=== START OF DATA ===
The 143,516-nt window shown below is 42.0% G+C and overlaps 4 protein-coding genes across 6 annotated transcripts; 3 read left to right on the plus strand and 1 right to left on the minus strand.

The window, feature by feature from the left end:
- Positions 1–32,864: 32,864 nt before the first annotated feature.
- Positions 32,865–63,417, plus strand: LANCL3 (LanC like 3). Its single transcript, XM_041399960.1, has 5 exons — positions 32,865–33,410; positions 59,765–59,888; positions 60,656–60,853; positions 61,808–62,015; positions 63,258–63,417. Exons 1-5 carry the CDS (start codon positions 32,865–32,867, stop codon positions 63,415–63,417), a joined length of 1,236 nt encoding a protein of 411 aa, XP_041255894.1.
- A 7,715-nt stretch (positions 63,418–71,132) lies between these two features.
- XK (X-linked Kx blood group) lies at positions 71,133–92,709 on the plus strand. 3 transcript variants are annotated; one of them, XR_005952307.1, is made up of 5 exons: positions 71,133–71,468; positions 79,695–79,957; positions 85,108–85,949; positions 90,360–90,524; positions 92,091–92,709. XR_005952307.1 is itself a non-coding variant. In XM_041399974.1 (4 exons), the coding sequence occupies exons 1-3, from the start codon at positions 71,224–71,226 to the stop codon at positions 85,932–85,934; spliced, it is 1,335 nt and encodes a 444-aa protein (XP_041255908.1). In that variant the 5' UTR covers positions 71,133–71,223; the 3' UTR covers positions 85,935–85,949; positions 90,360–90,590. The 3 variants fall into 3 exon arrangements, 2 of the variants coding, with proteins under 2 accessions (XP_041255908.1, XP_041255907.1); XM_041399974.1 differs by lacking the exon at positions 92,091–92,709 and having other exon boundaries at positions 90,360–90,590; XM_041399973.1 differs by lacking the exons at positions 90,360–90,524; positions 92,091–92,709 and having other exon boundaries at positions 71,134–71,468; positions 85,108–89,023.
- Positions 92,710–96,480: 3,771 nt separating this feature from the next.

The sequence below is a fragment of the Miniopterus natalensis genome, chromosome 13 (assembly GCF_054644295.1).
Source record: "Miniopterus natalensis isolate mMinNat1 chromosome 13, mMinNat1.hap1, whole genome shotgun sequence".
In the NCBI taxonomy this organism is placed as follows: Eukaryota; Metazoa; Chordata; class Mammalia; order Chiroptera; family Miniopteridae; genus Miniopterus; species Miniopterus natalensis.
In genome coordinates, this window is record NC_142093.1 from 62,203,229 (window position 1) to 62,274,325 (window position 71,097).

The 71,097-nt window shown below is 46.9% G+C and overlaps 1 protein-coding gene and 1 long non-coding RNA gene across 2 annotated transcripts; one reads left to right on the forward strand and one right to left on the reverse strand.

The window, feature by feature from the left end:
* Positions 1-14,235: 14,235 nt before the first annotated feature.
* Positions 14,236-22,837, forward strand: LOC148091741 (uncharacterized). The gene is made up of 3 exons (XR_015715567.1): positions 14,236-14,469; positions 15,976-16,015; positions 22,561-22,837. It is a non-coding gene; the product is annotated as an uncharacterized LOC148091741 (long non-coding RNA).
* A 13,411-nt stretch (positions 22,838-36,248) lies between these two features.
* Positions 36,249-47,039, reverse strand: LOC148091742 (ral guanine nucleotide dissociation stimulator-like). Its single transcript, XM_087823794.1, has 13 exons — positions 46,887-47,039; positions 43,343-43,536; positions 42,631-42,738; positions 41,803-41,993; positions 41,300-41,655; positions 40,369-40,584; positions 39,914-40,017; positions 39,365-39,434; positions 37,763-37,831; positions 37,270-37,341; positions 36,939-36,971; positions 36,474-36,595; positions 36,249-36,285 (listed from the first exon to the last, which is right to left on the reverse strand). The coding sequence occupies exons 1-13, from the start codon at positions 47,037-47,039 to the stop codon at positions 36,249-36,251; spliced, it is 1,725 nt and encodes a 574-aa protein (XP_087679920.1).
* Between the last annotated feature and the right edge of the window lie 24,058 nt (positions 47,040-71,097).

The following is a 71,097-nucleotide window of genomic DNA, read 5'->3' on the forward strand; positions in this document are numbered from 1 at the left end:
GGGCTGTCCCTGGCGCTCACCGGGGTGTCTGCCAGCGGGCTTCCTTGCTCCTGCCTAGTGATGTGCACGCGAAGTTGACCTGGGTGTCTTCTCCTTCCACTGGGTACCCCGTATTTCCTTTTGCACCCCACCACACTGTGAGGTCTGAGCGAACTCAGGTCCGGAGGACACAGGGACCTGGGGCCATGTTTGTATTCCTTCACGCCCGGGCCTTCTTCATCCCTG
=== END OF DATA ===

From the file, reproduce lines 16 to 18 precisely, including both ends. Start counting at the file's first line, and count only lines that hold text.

* A 13,411-nt stretch (positions 22,838-36,248) lies between these two features.
* Positions 36,249-47,039, reverse strand: LOC148091742 (ral guanine nucleotide dissociation stimulator-like). Its single transcript, XM_087823794.1, has 13 exons — positions 46,887-47,039; positions 43,343-43,536; positions 42,631-42,738; positions 41,803-41,993; positions 41,300-41,655; positions 40,369-40,584; positions 39,914-40,017; positions 39,365-39,434; positions 37,763-37,831; positions 37,270-37,341; positions 36,939-36,971; positions 36,474-36,595; positions 36,249-36,285 (listed from the first exon to the last, which is right to left on the reverse strand). The coding sequence occupies exons 1-13, from the start codon at positions 47,037-47,039 to the stop codon at positions 36,249-36,251; spliced, it is 1,725 nt and encodes a 574-aa protein (XP_087679920.1).
* Between the last annotated feature and the right edge of the window lie 24,058 nt (positions 47,040-71,097).